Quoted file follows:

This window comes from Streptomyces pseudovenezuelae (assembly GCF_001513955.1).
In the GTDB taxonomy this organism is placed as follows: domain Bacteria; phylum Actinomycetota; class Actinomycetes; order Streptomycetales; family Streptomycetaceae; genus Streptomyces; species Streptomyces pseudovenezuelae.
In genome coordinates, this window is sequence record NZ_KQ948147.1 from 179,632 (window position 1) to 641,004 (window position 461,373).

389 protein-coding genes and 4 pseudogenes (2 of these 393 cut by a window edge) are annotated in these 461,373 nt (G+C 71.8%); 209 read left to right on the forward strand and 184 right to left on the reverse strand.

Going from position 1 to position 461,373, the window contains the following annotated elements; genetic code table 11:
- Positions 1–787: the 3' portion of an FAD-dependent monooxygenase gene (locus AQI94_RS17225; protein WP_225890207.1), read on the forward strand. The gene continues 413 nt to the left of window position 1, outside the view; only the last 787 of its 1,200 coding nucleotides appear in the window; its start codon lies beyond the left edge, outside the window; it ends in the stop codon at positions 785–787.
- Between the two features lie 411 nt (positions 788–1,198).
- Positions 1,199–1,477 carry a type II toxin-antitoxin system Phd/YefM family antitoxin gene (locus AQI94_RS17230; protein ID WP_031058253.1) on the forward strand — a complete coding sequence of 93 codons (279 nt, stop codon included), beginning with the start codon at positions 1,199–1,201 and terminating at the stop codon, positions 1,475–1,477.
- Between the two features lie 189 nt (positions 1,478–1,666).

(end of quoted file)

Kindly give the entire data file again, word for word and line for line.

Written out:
This window comes from Streptomyces pseudovenezuelae (assembly GCF_001513955.1).
In the GTDB taxonomy this organism is placed as follows: domain Bacteria; phylum Actinomycetota; class Actinomycetes; order Streptomycetales; family Streptomycetaceae; genus Streptomyces; species Streptomyces pseudovenezuelae.
In genome coordinates, this window is sequence record NZ_KQ948147.1 from 179,632 (window position 1) to 641,004 (window position 461,373).

389 protein-coding genes and 4 pseudogenes (2 of these 393 cut by a window edge) are annotated in these 461,373 nt (G+C 71.8%); 209 read left to right on the forward strand and 184 right to left on the reverse strand.

Going from position 1 to position 461,373, the window contains the following annotated elements; genetic code table 11:
- Positions 1–787: the 3' portion of an FAD-dependent monooxygenase gene (locus AQI94_RS17225; protein WP_225890207.1), read on the forward strand. The gene continues 413 nt to the left of window position 1, outside the view; only the last 787 of its 1,200 coding nucleotides appear in the window; its start codon lies beyond the left edge, outside the window; it ends in the stop codon at positions 785–787.
- Between the two features lie 411 nt (positions 788–1,198).
- Positions 1,199–1,477 carry a type II toxin-antitoxin system Phd/YefM family antitoxin gene (locus AQI94_RS17230; protein ID WP_031058253.1) on the forward strand — a complete coding sequence of 93 codons (279 nt, stop codon included), beginning with the start codon at positions 1,199–1,201 and terminating at the stop codon, positions 1,475–1,477.
- Between the two features lie 189 nt (positions 1,478–1,666).